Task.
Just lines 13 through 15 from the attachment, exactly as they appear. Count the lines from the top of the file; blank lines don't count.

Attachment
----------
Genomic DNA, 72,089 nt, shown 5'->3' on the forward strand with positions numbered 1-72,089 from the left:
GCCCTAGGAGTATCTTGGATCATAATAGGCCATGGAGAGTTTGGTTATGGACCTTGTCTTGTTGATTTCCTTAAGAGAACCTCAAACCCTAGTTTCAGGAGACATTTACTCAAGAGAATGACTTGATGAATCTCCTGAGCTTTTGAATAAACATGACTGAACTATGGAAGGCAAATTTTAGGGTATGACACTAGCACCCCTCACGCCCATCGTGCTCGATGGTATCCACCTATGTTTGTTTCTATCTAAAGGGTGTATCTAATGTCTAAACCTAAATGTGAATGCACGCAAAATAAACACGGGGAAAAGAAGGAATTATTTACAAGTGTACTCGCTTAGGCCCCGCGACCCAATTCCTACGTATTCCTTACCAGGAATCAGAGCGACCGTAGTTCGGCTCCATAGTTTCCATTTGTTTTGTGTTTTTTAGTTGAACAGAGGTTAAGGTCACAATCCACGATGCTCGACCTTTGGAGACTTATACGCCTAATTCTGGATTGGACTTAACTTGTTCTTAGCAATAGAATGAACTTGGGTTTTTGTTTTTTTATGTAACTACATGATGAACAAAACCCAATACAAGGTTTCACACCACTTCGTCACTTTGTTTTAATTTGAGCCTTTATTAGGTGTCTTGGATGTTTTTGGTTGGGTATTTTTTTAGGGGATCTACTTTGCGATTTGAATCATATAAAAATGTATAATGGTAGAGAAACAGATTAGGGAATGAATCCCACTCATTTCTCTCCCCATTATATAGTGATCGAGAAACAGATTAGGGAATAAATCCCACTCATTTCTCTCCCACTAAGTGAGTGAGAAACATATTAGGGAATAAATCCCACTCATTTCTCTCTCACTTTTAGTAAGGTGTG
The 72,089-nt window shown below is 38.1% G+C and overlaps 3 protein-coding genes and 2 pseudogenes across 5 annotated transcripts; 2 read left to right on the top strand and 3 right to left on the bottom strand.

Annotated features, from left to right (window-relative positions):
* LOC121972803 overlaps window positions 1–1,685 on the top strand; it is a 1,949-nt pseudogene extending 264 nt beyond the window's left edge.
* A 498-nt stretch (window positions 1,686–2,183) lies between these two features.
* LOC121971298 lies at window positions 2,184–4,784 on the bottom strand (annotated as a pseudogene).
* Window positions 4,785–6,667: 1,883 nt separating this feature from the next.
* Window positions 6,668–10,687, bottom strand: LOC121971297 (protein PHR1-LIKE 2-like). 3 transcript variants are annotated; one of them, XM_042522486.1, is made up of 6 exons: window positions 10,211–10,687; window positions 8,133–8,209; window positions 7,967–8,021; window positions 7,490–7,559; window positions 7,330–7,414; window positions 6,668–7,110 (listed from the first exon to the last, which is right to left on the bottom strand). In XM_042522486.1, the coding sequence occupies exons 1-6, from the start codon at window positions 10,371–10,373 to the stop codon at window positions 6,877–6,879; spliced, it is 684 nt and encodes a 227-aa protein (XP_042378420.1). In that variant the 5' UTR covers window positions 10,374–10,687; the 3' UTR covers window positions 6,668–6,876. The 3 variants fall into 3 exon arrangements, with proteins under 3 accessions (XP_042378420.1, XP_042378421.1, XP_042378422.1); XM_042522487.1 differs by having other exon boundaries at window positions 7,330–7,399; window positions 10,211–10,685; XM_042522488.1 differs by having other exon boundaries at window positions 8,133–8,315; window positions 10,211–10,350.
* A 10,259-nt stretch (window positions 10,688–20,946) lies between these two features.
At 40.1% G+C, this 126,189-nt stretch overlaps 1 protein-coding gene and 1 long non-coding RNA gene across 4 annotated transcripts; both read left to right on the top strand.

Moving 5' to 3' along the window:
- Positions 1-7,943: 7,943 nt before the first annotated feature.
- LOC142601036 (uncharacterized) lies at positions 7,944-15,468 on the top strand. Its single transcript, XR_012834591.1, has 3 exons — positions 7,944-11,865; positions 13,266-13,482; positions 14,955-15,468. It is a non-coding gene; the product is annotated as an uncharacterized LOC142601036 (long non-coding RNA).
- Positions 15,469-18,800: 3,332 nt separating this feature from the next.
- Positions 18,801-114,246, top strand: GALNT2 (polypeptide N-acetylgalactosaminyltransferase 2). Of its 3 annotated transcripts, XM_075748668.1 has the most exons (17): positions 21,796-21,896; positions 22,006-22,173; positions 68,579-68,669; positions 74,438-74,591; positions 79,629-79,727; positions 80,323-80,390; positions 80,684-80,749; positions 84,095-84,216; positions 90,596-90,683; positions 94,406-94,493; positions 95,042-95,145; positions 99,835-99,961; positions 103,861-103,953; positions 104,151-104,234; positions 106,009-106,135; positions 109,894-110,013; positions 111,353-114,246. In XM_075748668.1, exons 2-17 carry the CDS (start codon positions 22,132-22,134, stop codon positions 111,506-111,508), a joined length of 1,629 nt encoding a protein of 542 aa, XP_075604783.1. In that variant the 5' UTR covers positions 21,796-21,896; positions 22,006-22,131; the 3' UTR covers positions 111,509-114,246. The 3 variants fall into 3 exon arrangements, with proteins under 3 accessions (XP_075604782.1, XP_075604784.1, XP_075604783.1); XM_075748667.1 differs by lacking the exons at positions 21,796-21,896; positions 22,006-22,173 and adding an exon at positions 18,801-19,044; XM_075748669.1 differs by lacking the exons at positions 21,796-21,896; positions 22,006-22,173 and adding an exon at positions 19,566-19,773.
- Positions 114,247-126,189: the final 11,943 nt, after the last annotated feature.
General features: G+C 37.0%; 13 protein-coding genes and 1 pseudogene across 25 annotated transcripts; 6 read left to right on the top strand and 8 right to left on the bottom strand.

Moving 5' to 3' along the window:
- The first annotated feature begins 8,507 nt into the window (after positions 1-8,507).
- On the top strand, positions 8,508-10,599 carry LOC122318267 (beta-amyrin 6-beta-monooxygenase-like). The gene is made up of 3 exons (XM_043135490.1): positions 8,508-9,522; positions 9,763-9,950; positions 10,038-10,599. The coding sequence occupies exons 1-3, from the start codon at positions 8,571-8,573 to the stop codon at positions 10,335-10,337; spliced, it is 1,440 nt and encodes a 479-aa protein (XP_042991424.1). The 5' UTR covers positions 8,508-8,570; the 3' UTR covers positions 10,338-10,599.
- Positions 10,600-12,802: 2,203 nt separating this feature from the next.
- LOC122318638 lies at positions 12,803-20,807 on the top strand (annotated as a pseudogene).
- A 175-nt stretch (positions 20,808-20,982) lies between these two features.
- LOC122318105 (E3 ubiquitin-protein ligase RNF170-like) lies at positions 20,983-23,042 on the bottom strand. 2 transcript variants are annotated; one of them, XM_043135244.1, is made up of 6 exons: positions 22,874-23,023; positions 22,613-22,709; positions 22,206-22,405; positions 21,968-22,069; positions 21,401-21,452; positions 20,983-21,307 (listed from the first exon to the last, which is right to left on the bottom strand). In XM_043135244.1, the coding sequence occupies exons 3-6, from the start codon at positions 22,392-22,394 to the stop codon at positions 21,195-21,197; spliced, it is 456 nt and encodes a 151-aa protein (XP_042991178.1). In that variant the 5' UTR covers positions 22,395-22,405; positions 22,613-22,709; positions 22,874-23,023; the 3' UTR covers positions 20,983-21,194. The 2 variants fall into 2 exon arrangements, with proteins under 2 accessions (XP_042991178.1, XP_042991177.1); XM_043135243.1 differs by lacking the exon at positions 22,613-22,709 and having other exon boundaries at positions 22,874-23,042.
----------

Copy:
- Positions 1-7,943: 7,943 nt before the first annotated feature.
- LOC142601036 (uncharacterized) lies at positions 7,944-15,468 on the top strand. Its single transcript, XR_012834591.1, has 3 exons — positions 7,944-11,865; positions 13,266-13,482; positions 14,955-15,468. It is a non-coding gene; the product is annotated as an uncharacterized LOC142601036 (long non-coding RNA).
- Positions 15,469-18,800: 3,332 nt separating this feature from the next.